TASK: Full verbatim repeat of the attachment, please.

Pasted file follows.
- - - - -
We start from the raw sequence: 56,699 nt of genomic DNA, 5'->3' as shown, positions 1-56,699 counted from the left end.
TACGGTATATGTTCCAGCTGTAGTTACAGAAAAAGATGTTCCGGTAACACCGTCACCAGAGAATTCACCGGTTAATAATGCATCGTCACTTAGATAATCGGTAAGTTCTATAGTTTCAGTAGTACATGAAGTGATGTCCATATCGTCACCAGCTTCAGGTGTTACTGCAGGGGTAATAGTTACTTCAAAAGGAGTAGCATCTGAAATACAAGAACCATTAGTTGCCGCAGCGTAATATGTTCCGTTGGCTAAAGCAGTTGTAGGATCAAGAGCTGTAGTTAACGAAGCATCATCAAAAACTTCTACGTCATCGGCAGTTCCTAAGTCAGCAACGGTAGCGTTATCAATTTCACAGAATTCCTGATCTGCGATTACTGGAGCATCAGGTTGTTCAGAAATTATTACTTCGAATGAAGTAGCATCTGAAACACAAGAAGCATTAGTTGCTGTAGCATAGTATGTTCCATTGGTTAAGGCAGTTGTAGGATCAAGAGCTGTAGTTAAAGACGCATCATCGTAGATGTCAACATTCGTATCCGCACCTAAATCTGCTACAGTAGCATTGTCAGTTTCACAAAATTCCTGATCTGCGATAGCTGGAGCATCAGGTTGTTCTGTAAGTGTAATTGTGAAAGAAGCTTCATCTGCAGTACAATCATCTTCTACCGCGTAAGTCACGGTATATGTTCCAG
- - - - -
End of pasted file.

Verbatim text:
We start from the raw sequence: 56,699 nt of genomic DNA, 5'->3' as shown, positions 1-56,699 counted from the left end.
TACGGTATATGTTCCAGCTGTAGTTACAGAAAAAGATGTTCCGGTAACACCGTCACCAGAGAATTCACCGGTTAATAATGCATCGTCACTTAGATAATCGGTAAGTTCTATAGTTTCAGTAGTACATGAAGTGATGTCCATATCGTCACCAGCTTCAGGTGTTACTGCAGGGGTAATAGTTACTTCAAAAGGAGTAGCATCTGAAATACAAGAACCATTAGTTGCCGCAGCGTAATATGTTCCGTTGGCTAAAGCAGTTGTAGGATCAAGAGCTGTAGTTAACGAAGCATCATCAAAAACTTCTACGTCATCGGCAGTTCCTAAGTCAGCAACGGTAGCGTTATCAATTTCACAGAATTCCTGATCTGCGATTACTGGAGCATCAGGTTGTTCAGAAATTATTACTTCGAATGAAGTAGCATCTGAAACACAAGAAGCATTAGTTGCTGTAGCATAGTATGTTCCATTGGTTAAGGCAGTTGTAGGATCAAGAGCTGTAGTTAAAGACGCATCATCGTAGATGTCAACATTCGTATCCGCACCTAAATCTGCTACAGTAGCATTGTCAGTTTCACAAAATTCCTGATCTGCGATAGCTGGAGCATCAGGTTGTTCTGTAAGTGTAATTGTGAAAGAAGCTTCATCTGCAGTACAATCATCTTCTACCGCGTAAGTCACGGTATATGTTCCAG